Looking Back at JSA with Geoff Johns
When Geoff Johns joined the creative team of JSA back in 1999, the fledgling comic book series was just finding its voice. The team was in flux, with James Robinson leaving the series to co-writer David Goyer.
Johns stepped into that co-writing job while still a young unknown for DC Comics, but as he became solo writer of the title and built up a base of fans over the next decade, he brought a group of unused characters with him into the limelight, giving names like Mr. Terrific, Hawkman and Black Adam an important role in the DCU.
And although that volume of JSA ended with issue #87, the writer brought in a whole new audience of fans by relaunching the series with artist Dale Eaglesham in December 2006, making Justice Society of America a Top 10 seller and introducing readers to a new group of young recruits.
With last week's Justice Society of America #26, what will most likely be referred to as the "Johns era" of JSA came to a close, and Newsarama talked to the writer about his departure, his final issue and the characters who meant the most.
Newsarama: Back when you first started on JSA, did you have any idea you'd be on it this long, or even any hopes that you'd have a long run on the comic?
Geoff Johns: Not really, no. I remember, originally, David Goyer and Peter Tomasi called me because James had to bow out of JSA. James was really instrumental in me getting a job in the first place with Stars and S.T.R.I.P.E., which he supported since day one when I told him about the idea. I was obviously excited because Star-Spangled Kid, who is Stargirl now, was on the team. And I had been a fan of Goyer's and I loved the JSA, so it was a tremendous time to come aboard.
NRAMA: You started with issue #6?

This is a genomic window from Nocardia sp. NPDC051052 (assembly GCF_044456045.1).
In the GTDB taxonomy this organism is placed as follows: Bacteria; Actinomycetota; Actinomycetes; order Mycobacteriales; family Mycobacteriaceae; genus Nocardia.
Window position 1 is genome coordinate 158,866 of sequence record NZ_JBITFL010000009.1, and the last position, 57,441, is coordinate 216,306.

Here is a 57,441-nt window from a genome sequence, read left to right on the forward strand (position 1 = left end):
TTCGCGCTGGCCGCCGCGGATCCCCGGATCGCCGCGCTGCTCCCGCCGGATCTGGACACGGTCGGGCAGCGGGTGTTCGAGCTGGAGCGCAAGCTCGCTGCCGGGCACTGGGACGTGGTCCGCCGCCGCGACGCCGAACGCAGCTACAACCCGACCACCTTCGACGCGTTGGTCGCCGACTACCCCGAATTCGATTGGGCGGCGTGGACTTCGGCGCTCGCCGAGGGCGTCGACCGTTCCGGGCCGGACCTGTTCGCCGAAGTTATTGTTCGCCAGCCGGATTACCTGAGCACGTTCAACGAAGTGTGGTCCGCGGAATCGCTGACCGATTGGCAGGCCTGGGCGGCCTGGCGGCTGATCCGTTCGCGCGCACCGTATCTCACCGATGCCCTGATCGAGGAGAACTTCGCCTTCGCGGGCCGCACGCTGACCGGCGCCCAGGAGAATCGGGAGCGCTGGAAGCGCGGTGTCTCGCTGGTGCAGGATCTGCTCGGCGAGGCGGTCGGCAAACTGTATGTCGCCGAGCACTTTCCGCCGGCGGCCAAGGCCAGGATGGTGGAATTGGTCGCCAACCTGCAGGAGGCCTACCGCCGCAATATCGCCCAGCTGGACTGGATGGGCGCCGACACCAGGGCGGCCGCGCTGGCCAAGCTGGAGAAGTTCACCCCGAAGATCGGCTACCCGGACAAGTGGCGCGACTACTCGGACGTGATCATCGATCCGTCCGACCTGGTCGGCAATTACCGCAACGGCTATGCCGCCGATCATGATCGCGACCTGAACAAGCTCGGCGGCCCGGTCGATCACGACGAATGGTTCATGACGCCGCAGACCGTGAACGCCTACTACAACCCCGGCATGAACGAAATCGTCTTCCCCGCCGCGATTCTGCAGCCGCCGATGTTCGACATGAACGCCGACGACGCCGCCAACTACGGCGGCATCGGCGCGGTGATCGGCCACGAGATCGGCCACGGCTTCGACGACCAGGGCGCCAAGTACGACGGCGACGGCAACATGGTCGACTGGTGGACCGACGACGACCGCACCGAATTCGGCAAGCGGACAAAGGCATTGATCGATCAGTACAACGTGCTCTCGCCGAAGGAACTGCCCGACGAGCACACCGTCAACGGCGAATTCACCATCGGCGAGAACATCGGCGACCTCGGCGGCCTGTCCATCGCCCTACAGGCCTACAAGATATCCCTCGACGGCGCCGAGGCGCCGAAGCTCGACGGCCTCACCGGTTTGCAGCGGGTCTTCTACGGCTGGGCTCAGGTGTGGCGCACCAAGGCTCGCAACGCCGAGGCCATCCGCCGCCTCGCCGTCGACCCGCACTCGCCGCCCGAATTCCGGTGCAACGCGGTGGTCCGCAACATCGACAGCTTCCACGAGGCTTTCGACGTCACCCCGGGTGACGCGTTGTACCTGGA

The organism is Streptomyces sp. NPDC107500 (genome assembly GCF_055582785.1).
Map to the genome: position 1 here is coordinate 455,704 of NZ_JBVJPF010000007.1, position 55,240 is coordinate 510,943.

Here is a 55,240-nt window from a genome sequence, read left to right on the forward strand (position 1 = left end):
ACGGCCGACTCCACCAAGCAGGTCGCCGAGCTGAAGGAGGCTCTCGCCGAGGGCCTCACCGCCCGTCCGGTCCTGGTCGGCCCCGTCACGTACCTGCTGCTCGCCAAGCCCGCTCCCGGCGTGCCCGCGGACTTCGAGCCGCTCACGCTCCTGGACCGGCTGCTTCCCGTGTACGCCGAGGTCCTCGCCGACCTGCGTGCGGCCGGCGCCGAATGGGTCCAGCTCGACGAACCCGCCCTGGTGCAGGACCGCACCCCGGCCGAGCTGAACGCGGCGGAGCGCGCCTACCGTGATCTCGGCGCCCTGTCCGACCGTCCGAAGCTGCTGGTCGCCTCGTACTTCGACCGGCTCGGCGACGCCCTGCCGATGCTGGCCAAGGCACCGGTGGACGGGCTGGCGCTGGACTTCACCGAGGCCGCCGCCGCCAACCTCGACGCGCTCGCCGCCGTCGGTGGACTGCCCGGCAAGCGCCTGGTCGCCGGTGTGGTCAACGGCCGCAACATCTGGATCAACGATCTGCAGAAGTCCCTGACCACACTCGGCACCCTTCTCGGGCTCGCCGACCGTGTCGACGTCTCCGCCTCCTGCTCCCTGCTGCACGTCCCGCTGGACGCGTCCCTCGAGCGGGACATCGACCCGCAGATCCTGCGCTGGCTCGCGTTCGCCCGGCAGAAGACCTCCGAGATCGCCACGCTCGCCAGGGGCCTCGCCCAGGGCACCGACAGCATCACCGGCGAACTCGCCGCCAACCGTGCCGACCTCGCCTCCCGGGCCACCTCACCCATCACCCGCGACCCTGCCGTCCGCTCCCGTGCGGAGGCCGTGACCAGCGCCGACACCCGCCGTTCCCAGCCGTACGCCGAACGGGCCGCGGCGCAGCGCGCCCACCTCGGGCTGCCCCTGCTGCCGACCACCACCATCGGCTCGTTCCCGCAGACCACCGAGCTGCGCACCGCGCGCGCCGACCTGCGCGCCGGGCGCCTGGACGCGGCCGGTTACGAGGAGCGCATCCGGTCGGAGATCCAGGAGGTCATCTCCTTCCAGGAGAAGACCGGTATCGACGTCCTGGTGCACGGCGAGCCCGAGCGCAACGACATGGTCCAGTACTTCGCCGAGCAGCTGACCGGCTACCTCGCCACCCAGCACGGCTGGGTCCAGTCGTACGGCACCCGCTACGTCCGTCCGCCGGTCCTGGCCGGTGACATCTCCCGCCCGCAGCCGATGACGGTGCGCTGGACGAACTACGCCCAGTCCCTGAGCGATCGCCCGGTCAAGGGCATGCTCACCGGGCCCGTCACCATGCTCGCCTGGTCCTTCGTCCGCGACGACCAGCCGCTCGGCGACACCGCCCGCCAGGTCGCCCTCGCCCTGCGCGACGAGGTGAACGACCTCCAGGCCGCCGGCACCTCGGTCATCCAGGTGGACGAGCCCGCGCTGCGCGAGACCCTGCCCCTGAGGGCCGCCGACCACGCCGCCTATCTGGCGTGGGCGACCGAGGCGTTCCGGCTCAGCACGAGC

GJ: Actually, I unofficially started on issue #4. Goyer had done most of issue #3. And I came in and co-wrote issue #4. Then Goyer wrote most of issue #5, and we officially started on issue #6 together. I owe a lot to David Goyer, as I do to James. We wrote the first two years together between his insane film schedule and me working 90+ hour weeks for Richard Donner. I wouldn't have traded that insanity for anything.
One of the first things we did was bring Black Adam in, then we brought Dr. Mid-Nite in, Mr. Terrific, and those characters. Mr. Terrific had only appeared once or twice. When I started writing Mr. Terrific, I immediately loved that character. And he became a big focus for me in the run.
NRAMA: Mr. Terrific in particular?
GJ: There was something about Michael Holt that really spoke to me. I’m thrilled he’s become such an important character in the DCU.
NRAMA: Before Paul Levtiz wrote his story arc that finished up the last volume of JSA, your final issue on that run was issue #81. With that issue, like this final one, you also focused on Stargirl. Your fans know Courtney was originally inspired by your sister, and as you mentioned, she's what kind of brought you into this series. Is that why she's now twice been the focus of your exit from JSA?
GJ: She's just my favorite character in JSA. Stargirl's one of my favorite characters to write. So when it was my last issue, I just think, what do I want to do? And I want to focus on her. But when I wrote issue #81 on the last run, I knew it was my last issue of that series of JSA, but I knew I'd be back. I set up the Liberty Belle story in that issue and I knew I would return to the characters.
NRAMA: Much of last week's final issue concentrated on how much Stargirl has grown up. Do you think you've grown as a writer over the years along with her?
GJ: Yeah, I hope so. I'm very proud of the body of work that JSA and Justice Society of America are together.
NRAMA: What do you think the biggest lesson was that you learned from writing JSA?
And I remember when we brought in Jakeem Thunder. Originally, he was JJ Thunder in JLA. That was a character I really wanted to use. I liked what Grant did in JLA with the character. And I thought we could have him grow as a character in JSA, and he certainly has. I think he benefitted a lot from being in the book.